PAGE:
After a long day of decoding energy audits, I feel the need for a controlled rant.
The whole green building craze is still relatively new, at least the LEED era is. The past 2-3 years have gone “environment” crazy to the point where almost every commercial on t.v. has a strange focus on it—I am waiting for a pharmeceautical commercial that brings America a pill that will relieve our carbon footprint guilt. But, in the same way that existing products are trying to figure out how they can market themselves as green, energy audit reports are also still as awkward as a newborn calf trying to find their way in the Green Wild West.
I am not trying to rip on the industry as a whole—in fact, I completely believe in this industry, strongly recommend that homeowners get an energy audit, and will soon be doing these myself. But it needs to be better. The format of every audit report I have seen to date is different. This is because despite using the same basic software, the energy rater (the person who performs the audit) leaves his/her own stamp on their report by giving different weight to certain items and lay the report out in different ways. Some have images woven into the reports, others do not, some have a “Work Order” in them that gives measures to achieve a certain goal, others do not. Some raters consistently spec certain items because they believe them to be most effective, while others could disagree. The list of differences goes on.
Honestly, some audits are just plain better at organizing the information and making it clear than others. Bottom line: if we are asking homeowners to pay anywhere from $500-800 for a diagnosis of their home, they should be able to read the thing and actually reap some benefits. This, of course, in addition to having the rater explain some things to them, or even send them basic info on energy saving measures along with their report—which I suspect doesn’t often happen.
Which brings me to my next point: we really, really need to educate these homeowners…the HERS index can’t measure a person/family’s habits, which are so, so crucial to saving energy. In an earlier post, I complained about the fact that raters always spec out a total replacement of incandescants to cfl bulbs, which is unrealistic. But I actually don’t think this needs to be an unrealistic goal—it is obviously the lowest hanging fruit out there. It is simply unrealistic to think that you can change people’s habits by showing them a report without further educating them. Sometimes—and I know this seems crazy—sometimes, seeing a bunch of numbers on a piece of paper isn’t enough to motivate a person to do something differently than the way they have become accustomed to doing something for the past 10, 20, 30, 40, 50 years. I get that raters need to make a living and can’t hold a seminar for every person they audit, but I think that a few extra minutes or some creative planning can greatly improve the chances of a homeowner getting what they believed they were paying for. And actually recouping the cost of the audit pretty quickly.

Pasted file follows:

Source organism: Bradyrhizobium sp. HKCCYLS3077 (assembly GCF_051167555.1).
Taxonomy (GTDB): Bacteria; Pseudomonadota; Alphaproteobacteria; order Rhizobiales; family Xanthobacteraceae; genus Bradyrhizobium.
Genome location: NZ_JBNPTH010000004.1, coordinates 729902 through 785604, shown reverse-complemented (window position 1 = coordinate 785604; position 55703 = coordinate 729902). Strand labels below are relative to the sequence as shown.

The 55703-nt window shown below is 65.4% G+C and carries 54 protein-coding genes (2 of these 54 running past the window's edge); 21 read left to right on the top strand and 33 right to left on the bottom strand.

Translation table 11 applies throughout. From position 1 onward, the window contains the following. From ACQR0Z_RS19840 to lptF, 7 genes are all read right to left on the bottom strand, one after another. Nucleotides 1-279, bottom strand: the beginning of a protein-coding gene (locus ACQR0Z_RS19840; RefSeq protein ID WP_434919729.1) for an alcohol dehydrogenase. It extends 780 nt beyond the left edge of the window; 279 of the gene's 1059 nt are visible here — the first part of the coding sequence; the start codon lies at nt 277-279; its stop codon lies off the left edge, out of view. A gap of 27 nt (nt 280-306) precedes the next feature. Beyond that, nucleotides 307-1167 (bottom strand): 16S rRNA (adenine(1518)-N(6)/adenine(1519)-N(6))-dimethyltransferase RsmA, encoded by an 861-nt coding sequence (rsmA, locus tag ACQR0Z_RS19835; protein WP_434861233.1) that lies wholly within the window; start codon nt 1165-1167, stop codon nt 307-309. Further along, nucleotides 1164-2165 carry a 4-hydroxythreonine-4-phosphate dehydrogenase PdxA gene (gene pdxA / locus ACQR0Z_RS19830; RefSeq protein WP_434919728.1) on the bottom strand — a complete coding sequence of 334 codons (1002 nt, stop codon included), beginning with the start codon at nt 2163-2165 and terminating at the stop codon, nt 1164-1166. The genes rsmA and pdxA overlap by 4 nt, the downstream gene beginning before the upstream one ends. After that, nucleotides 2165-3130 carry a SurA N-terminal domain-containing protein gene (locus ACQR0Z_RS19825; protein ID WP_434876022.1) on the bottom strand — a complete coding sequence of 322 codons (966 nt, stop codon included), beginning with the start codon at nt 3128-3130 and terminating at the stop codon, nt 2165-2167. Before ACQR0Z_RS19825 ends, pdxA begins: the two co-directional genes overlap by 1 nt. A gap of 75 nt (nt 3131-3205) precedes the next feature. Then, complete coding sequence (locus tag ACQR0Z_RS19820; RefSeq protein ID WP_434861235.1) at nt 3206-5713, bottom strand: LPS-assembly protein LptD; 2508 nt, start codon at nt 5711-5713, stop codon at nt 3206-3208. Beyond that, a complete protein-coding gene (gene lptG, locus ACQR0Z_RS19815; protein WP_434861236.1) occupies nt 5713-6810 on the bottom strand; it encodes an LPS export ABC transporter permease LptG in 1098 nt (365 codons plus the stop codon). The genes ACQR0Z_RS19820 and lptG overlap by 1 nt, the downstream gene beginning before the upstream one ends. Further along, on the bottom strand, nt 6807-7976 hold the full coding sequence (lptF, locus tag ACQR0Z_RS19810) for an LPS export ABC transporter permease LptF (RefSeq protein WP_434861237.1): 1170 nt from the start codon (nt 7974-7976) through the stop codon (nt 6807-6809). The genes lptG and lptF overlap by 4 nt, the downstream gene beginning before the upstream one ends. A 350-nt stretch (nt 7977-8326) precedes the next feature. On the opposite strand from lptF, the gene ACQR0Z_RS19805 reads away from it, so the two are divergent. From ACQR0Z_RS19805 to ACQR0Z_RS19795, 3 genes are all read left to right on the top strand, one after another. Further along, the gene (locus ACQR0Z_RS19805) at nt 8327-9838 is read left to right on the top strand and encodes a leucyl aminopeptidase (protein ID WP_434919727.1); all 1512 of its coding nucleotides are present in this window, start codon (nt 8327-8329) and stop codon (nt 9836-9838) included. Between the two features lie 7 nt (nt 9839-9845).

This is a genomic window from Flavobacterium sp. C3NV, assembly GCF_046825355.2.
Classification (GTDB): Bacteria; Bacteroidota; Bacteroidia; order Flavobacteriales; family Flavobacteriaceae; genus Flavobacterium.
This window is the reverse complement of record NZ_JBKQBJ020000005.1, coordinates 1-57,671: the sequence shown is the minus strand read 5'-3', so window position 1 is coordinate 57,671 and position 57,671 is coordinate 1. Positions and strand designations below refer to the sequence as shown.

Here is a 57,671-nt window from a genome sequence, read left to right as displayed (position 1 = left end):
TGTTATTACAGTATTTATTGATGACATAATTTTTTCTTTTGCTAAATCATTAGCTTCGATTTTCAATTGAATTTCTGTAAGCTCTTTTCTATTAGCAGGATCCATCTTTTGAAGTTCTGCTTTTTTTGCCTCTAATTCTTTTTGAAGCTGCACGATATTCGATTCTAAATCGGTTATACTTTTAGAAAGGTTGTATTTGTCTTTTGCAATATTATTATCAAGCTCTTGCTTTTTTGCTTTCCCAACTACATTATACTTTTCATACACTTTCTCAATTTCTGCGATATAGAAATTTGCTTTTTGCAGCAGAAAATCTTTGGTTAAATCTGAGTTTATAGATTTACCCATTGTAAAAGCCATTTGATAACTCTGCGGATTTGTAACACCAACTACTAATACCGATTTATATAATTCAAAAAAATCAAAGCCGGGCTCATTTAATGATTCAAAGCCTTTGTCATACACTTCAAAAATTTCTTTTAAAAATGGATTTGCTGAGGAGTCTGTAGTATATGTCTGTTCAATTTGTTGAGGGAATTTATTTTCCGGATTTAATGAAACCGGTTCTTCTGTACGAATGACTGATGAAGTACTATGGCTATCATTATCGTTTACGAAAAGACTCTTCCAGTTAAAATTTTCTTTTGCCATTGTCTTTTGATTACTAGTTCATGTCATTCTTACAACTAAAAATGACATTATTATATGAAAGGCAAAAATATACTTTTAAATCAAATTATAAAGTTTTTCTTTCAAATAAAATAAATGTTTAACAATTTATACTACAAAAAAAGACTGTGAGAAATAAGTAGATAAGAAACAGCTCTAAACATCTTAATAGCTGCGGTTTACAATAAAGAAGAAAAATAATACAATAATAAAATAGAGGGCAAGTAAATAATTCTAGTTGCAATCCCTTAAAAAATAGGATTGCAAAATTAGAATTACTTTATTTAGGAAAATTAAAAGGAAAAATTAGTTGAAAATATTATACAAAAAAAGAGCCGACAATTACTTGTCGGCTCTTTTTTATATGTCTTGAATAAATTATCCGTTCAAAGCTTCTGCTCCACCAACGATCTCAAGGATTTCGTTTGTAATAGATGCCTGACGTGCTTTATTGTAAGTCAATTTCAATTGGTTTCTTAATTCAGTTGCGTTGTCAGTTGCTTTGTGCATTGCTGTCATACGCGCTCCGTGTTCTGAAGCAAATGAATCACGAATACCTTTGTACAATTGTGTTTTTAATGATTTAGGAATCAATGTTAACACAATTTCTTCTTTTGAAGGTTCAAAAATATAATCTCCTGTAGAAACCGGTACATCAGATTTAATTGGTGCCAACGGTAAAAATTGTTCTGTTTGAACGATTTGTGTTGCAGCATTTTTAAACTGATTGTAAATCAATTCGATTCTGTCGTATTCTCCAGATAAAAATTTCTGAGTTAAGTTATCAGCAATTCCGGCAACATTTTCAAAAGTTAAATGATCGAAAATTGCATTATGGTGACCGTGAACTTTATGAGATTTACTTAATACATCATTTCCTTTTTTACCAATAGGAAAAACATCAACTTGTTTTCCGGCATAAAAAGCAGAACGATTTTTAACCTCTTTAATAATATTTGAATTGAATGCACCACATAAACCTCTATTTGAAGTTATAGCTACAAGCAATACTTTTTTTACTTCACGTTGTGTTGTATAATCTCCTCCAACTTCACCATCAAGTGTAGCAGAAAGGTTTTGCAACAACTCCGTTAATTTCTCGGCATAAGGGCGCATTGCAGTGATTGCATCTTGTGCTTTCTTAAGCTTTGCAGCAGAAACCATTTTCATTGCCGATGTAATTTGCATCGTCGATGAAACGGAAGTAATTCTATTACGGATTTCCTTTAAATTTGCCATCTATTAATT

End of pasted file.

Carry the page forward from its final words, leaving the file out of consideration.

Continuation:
So, all the info is there, it’s just not always accessible in my opinion. The field as we’re coming to know it is relatively new, but there really needs to be some kind of standardization and readability or it won’t take off as it should. As things are, reports need to be tightened up both for homeowners and for funders(!) who want to use the data to find the most cost-effective measures for homeowners. Considering how much work will likely come up in the future via a million green grants and climate initiatives, there’s no time like the present!
And PRESERVATIONISTS: start paying attention to these–we need a system that does a better job evaluating existing homes. A good audit can be a huge boost for preservation as it will show just how inexpensive it can be to make your old home considerably more efficient and give us a whole lot of data to back it up. We need this. We really need this.